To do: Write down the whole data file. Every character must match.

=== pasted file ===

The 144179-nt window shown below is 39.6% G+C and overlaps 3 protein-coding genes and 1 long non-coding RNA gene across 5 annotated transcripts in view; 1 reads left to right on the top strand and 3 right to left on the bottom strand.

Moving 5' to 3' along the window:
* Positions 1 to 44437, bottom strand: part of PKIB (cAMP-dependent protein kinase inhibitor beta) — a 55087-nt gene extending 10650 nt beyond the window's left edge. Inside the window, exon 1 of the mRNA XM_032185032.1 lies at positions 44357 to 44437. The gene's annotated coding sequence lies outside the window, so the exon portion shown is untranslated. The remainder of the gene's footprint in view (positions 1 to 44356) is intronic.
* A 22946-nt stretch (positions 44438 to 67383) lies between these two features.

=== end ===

The 144179-nt window shown below is 39.6% G+C and overlaps 3 protein-coding genes and 1 long non-coding RNA gene across 5 annotated transcripts in view; 1 reads left to right on the top strand and 3 right to left on the bottom strand.

Moving 5' to 3' along the window:
* Positions 1 to 44437, bottom strand: part of PKIB (cAMP-dependent protein kinase inhibitor beta) — a 55087-nt gene extending 10650 nt beyond the window's left edge. Inside the window, exon 1 of the mRNA XM_032185032.1 lies at positions 44357 to 44437. The gene's annotated coding sequence lies outside the window, so the exon portion shown is untranslated. The remainder of the gene's footprint in view (positions 1 to 44356) is intronic.
* A 22946-nt stretch (positions 44438 to 67383) lies between these two features.